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  8. Abstract Artifact Theory About Fictional Characters Defended — Why Sainsbury’s Category-Mistake Objection is Mistaken.Zsófia Zvolenszky - 2013 - Proceedings of the European Society for Aesthetics Vol. 5/2013.
    In this paper, I explore a line of argument against one form of realism about fictional characters : abstract artifact theory, the view according to which fictional characters like Harry Potter are part of our reality, but, they are abstract objects created by humans, akin to the institution of marriage and the game of soccer. I will defend artifactualism against an objection that Mark Sainsbury considers decisive against it: the category-mistake objection. The objection has it that artifactualism attributes to (...)
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  9. Marriage and its Limits.Daniel Nolan - forthcoming - Inquiry: An Interdisciplinary Journal of Philosophy.
    Marriages come in a very wide variety: if the reports of anthropologists and historians are to be believed, an extraordinarily wide variety. This includes some of the more unusual forms, including marriage to the dead; to the gods; and even to plants. This does suggest that few proposed marriage relationships would require 'redefining marriage': but on the other hand, it makes giving a general theory of marriage challenging. So one issue we should face is how accepting (...)
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  10. Marriage and the Norm of Monogamy.Bryan R. Weaver & Fiona Woollard - 2008 - The Monist 91 (3-4):506-522.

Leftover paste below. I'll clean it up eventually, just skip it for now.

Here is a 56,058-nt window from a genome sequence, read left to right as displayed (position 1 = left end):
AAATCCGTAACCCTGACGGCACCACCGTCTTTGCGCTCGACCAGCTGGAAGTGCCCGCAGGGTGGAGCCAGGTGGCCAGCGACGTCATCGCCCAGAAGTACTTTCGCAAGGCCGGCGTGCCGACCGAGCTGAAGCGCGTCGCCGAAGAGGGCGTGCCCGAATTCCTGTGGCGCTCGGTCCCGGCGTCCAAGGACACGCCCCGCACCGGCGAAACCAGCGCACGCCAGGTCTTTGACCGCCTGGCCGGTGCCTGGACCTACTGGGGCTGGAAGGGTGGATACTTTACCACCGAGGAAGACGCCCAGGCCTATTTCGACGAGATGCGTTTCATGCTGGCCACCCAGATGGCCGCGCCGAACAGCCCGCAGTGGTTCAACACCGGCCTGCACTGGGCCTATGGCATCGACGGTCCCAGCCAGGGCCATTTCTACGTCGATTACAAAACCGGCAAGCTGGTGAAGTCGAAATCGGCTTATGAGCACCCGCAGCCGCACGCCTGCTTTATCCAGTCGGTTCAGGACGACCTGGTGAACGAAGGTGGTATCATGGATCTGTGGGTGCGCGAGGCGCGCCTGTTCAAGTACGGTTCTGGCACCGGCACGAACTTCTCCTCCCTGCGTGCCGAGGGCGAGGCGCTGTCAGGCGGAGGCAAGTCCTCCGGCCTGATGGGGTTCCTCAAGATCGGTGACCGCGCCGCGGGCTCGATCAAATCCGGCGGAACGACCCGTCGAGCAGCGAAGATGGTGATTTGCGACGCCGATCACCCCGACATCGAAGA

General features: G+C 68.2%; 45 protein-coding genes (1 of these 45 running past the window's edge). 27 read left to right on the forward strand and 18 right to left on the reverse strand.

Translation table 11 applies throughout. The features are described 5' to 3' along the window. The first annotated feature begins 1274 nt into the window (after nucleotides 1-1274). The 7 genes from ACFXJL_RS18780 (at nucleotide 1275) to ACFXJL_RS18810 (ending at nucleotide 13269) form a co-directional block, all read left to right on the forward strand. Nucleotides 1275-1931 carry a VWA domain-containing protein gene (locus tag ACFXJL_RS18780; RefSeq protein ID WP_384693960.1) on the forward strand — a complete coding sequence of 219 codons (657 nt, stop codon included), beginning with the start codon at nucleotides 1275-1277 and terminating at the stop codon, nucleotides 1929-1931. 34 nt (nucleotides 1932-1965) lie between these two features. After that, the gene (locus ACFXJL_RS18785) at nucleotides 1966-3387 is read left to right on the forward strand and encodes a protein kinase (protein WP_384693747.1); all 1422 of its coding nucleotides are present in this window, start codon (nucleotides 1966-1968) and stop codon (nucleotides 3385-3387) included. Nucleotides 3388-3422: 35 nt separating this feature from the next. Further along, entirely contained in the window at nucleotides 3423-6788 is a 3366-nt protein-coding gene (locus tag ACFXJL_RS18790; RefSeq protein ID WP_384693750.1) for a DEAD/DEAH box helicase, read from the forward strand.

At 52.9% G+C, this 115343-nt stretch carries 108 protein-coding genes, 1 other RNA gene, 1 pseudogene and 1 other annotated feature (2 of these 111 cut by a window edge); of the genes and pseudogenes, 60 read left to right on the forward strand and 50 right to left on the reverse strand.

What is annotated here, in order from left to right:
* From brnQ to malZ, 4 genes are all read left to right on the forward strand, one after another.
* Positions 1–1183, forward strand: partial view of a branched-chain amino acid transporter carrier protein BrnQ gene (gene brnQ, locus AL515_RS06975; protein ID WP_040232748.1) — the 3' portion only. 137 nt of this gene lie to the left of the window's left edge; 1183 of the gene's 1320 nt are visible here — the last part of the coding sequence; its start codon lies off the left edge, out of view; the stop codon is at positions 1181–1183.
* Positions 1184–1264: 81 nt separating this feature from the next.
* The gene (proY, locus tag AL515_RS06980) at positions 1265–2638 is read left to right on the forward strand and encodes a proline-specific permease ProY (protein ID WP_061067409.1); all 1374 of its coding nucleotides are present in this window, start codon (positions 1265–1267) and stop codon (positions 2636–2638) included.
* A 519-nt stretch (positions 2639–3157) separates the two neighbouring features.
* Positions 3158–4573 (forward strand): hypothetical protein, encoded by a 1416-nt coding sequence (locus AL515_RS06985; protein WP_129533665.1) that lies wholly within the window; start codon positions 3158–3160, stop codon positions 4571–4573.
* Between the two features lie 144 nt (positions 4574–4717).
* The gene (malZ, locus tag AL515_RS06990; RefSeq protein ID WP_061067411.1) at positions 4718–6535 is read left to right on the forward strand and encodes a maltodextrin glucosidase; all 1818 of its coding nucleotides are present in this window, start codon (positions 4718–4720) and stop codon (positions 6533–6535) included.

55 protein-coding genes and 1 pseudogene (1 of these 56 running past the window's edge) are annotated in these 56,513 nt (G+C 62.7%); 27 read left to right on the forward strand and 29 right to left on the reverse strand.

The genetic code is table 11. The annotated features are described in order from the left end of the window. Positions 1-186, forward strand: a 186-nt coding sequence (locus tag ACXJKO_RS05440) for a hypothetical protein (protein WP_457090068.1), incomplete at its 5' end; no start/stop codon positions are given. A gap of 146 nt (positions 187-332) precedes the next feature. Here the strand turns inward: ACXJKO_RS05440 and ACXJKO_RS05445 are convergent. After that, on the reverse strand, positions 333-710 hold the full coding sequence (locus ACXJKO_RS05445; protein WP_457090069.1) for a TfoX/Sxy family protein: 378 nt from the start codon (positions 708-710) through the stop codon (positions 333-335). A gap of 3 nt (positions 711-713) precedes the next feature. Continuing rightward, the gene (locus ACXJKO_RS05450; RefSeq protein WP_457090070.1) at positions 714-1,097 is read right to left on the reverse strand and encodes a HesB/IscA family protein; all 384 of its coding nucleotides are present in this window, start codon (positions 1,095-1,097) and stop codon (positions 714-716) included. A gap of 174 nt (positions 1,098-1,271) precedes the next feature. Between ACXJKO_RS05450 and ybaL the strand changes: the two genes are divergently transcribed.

It appears that spouses have less reason to hold each other to a norm of monogamy than to reject the norm. The norm of monogamy involves a restriction of spouses' aeeess to two things of value: sex and erotic love. This restriction initially appears unwarranted but can be justified. There is reason for spouses to aeeept the norm of monogamy if their marriage satisfies three conditions. Otherwise, there is reason to permit non-monogamy. Some spouses have reason to accept the (...)
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  11. Online Public Shaming: Virtues and Vices.Paul Billingham & Tom Parr - 2020 - Journal of Social Philosophy 51 (3):371-390.
    We are witnessing increasing use of the Internet, particular social media, to criticize (perceived or actual) moral failings and misdemeanors. This phenomenon of so-called ‘online public shaming’ could provide a powerful tool for reinforcing valuable social norms. But it also threatens unwarranted and severe punishments meted out by online mobs. This paper analyses the dangers associated with the informal enforcement of norms, drawing on Locke, but also highlights its promise, drawing on recent discussions of social norms. We then (...)